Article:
Mitt Romney's speech to the National Rifle Association is a high-profile chance for the Republican presidential candidate to gain the acceptance of wary conservatives.
The address in St. Louis on Friday comes at a moment of heightened concern about gun use. Florida officials recently charged a neighborhood watch volunteer who fatally shot an unarmed teenager.
It won't be the first time Romney has had to walk a careful line between appealing to conservatives while trying not to alarm independent voters.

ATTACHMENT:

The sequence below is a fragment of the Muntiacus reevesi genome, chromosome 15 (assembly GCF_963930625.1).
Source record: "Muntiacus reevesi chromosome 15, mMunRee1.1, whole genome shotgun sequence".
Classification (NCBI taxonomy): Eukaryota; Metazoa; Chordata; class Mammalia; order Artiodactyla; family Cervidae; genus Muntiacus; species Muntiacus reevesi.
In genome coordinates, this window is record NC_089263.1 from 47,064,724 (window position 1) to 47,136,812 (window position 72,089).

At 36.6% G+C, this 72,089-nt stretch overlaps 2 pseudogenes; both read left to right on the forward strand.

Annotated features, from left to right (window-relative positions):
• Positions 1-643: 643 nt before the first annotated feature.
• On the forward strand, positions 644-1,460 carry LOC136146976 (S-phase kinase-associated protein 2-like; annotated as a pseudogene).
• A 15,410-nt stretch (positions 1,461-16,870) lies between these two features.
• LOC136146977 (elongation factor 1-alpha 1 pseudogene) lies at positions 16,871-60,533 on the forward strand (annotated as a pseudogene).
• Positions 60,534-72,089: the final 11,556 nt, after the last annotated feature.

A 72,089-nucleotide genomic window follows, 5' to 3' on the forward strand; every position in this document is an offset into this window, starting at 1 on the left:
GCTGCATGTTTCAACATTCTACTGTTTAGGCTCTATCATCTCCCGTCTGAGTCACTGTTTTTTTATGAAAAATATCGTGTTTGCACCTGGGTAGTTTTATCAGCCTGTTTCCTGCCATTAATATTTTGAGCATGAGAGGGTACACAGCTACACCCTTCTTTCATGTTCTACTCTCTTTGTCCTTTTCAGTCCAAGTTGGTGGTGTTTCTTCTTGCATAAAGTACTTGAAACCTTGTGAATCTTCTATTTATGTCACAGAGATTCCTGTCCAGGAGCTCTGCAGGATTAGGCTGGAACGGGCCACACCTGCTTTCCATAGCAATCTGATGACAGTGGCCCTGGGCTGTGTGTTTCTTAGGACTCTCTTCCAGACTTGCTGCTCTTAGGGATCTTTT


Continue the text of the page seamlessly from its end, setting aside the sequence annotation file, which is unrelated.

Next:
Romney has an uneasy relationship with gun owners. He said he did not "line up with the NRA" when he ran for the Senate in Massachusetts in 1994.
The NRA gave his 2002 Democratic gubernatorial opponent a higher rating on gun-rights issues.
Romney joined the NRA in recent years.
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